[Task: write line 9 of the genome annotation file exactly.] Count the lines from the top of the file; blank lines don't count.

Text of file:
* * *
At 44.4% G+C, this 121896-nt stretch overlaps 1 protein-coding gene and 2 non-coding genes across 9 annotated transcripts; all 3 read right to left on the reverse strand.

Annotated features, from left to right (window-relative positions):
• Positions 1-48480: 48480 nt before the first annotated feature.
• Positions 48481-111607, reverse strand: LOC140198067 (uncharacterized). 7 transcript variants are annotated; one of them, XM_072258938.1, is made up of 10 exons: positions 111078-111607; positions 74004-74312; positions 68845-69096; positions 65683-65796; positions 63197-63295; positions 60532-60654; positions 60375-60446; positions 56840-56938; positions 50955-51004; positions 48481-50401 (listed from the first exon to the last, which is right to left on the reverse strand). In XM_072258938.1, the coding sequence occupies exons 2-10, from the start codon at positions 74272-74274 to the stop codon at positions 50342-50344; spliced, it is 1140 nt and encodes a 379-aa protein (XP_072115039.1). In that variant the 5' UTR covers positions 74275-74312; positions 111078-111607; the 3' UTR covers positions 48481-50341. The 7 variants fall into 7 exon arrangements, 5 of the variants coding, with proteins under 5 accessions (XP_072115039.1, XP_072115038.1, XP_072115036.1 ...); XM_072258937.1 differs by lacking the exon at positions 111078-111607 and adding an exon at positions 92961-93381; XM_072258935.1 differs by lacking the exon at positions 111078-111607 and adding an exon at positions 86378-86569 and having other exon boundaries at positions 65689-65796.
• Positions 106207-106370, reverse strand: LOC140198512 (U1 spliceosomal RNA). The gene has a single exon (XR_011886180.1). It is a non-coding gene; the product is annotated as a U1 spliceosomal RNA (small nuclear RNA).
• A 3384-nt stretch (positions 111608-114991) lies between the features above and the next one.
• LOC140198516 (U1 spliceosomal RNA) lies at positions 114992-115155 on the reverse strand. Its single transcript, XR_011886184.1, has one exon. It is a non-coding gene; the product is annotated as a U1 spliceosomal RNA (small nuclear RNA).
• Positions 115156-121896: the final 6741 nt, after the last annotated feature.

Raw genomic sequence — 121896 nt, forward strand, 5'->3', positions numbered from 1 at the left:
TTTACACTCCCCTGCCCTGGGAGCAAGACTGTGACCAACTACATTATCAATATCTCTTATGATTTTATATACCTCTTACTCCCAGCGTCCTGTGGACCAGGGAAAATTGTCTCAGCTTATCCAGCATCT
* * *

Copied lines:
Raw genomic sequence — 121896 nt, forward strand, 5'->3', positions numbered from 1 at the left: